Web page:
Austrian textile company Lenzing AG is known for their TENCEL™ lyocell which is made from eucalyptus wood harvested from sustainably managed tree farms. These trees grow fast with a low consumption of water, and require no hazardous pesticides to thrive. The process of making these fabrics are closed-loop, and use only one chemical which is a non-toxic solvent called amine oxide. 99% of it is perpetually reused, minimising the impact on the environment and conserving water and energy.
All of these fibres boast high performance qualities, being more absorbent than cotton or even wool and having an extremely soft feel while being very durable. From activewear to bedding, fabrics made of these fibres especially lyocell do very well because of these specific properties.

Lenzing has also developed a new fibre which uses cotton waste from the Inditex fashion brands like Zara, Massimo Dutti, and Bershka. The idea of using post-consumer cotton waste is a huge advancement in the pursuit to build a fully sustainable textile ecosystem, and Lenzing is a frontrunner in development of a better future for the fabric industry. By using unwanted garments, not only is the global issue of the disposal apparel waste being tackled, but the pool of resources of raw materials for textile production is greatly increased and relieves the pressure on clearing land for traditional fabric agriculture like cotton.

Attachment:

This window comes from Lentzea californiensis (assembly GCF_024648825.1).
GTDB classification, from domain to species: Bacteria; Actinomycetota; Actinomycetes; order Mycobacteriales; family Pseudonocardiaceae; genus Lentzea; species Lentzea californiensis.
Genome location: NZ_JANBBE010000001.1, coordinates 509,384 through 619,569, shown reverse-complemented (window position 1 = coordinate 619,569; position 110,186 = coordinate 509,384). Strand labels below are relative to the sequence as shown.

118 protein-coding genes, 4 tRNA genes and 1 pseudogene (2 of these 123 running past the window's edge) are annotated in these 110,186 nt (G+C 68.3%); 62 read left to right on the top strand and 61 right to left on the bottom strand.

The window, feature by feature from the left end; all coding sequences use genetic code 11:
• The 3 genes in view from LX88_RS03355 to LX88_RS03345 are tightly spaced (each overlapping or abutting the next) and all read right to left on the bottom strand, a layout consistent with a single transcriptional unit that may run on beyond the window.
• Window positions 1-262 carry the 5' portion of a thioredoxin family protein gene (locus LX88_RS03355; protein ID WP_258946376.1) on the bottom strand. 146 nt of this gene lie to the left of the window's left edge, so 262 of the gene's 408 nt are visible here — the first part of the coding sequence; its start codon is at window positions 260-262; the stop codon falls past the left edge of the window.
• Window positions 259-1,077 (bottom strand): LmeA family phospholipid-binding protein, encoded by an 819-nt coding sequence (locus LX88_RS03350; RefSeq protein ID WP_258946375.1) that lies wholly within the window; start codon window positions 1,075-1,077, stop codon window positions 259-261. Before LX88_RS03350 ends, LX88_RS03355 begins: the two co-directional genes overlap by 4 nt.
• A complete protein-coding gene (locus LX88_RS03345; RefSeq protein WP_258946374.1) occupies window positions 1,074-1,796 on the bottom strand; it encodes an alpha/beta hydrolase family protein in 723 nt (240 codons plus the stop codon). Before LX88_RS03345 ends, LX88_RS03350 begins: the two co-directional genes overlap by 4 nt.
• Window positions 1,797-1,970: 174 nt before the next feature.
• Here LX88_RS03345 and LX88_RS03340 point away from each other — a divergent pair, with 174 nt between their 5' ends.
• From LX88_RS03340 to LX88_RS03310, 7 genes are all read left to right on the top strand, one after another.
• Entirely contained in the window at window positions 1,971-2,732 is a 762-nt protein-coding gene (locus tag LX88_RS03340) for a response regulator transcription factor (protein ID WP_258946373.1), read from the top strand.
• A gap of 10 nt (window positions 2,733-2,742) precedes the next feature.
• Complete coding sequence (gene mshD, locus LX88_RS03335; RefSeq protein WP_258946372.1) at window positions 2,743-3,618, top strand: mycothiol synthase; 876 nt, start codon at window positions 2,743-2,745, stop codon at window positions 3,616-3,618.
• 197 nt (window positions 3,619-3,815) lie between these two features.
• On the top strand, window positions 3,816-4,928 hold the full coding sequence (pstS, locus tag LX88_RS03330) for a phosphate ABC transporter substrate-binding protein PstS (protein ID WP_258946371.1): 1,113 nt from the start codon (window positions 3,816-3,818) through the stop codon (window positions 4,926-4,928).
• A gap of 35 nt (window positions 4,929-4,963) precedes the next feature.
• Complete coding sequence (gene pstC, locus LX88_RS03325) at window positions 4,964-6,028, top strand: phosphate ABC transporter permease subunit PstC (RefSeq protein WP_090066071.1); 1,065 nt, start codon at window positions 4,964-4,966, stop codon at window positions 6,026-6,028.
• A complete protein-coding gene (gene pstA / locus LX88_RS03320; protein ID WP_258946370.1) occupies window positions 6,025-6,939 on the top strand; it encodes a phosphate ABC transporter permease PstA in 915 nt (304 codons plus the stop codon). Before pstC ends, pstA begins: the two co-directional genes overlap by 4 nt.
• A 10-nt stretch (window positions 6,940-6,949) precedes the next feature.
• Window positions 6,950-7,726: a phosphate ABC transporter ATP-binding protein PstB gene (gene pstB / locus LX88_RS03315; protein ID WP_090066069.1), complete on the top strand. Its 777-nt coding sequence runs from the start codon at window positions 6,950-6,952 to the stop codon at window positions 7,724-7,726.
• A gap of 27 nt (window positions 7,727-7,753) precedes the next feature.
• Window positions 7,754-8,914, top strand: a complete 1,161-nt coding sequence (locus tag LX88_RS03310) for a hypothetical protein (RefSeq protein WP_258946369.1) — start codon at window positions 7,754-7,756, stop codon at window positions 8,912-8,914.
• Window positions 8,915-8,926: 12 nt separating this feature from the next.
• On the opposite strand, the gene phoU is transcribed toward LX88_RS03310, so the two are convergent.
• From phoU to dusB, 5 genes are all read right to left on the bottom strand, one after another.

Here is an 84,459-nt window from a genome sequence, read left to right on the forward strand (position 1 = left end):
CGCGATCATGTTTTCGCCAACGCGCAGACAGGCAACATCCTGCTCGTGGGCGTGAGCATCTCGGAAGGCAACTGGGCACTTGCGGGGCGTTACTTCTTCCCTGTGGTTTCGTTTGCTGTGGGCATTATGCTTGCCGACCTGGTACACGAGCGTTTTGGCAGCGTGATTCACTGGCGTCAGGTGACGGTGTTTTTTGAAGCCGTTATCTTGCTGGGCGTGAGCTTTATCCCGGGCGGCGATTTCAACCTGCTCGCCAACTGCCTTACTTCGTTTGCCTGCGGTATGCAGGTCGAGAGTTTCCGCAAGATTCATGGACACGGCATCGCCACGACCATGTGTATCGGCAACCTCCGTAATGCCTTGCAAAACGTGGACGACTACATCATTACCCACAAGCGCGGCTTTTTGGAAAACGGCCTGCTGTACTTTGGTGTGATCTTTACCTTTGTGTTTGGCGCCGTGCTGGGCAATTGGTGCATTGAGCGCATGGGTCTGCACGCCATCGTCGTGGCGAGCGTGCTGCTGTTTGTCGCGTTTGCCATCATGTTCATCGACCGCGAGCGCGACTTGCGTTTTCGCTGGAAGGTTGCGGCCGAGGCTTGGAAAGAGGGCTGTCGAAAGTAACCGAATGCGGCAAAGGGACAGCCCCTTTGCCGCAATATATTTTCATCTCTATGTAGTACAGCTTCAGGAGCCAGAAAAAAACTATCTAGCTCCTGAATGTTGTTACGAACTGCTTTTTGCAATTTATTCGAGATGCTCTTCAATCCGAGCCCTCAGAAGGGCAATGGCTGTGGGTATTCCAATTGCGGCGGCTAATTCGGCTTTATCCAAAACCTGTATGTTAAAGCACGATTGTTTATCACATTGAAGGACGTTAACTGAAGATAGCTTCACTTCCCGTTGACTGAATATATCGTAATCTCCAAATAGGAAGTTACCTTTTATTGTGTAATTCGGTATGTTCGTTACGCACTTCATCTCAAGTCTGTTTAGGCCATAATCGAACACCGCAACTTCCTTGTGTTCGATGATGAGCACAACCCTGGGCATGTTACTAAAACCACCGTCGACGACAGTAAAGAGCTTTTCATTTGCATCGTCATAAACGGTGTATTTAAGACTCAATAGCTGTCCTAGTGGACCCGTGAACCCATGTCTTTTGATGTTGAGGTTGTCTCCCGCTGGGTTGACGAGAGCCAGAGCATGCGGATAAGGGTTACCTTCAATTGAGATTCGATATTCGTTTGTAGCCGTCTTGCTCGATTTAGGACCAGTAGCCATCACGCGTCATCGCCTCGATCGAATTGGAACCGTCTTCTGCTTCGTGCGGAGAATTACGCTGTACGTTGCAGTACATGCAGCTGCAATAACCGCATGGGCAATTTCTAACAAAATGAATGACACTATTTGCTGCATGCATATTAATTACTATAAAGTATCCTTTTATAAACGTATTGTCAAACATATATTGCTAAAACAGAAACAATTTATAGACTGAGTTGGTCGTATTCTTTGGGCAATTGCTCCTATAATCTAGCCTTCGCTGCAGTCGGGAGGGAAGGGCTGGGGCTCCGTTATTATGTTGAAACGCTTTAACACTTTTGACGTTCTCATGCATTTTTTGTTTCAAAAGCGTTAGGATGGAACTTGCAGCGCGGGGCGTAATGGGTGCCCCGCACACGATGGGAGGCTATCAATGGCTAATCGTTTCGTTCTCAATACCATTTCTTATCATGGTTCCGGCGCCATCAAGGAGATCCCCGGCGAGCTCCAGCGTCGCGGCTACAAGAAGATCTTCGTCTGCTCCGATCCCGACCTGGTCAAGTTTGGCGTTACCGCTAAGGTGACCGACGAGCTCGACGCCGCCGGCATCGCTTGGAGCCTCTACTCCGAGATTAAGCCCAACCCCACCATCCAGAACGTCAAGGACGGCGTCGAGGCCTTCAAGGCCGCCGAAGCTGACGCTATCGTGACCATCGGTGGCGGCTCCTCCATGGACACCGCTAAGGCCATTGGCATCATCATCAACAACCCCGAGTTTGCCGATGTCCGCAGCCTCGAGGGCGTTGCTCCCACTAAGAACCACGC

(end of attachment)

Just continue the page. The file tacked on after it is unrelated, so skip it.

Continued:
Cotton has been the go-to fibre for millenia now, but the overconsumption of this textbook material is putting a strain on the resources needed to grow this demanding crop. It’s known that it is a labour intensive resource, and a lot of toxic pesticides are used in non-organic cotton. These hazardous chemicals affect workers directly and also pollute local ecosystems and drinking water supplies, causing skin diseases and even cancer.
Even organic cotton which does not use chemical pesticides are not much better than its non-organic counterpart. As the world’s largest non-food crop, it consumes huge amounts of water in already dry and arid regions, even reducing the Aral Sea in Central Asia by 90% from water diversion to irrigate cotton farms. It’s not to say that it should be vilified, but turning to other alternative materials instead of merely focusing on one can do wonders for our global ecosystem.

An alternative fibre that is making a comeback in contemporary textiles is hemp. It was the earliest cultivated plant used for textile production, but is also used for an incredible amount of industries, from fuel to construction. This miracle crop consumes a huge amount of carbon dioxide, absorbing 22 tonnes of CO2 in just one hectare. By growing two crops a year, that doubles the amount of carbon dioxide being removed from the atmosphere. This carbon-negative, low-impact plant uses much less water than cotton to grow, and does not rely on herbicides and pesticides to flourish.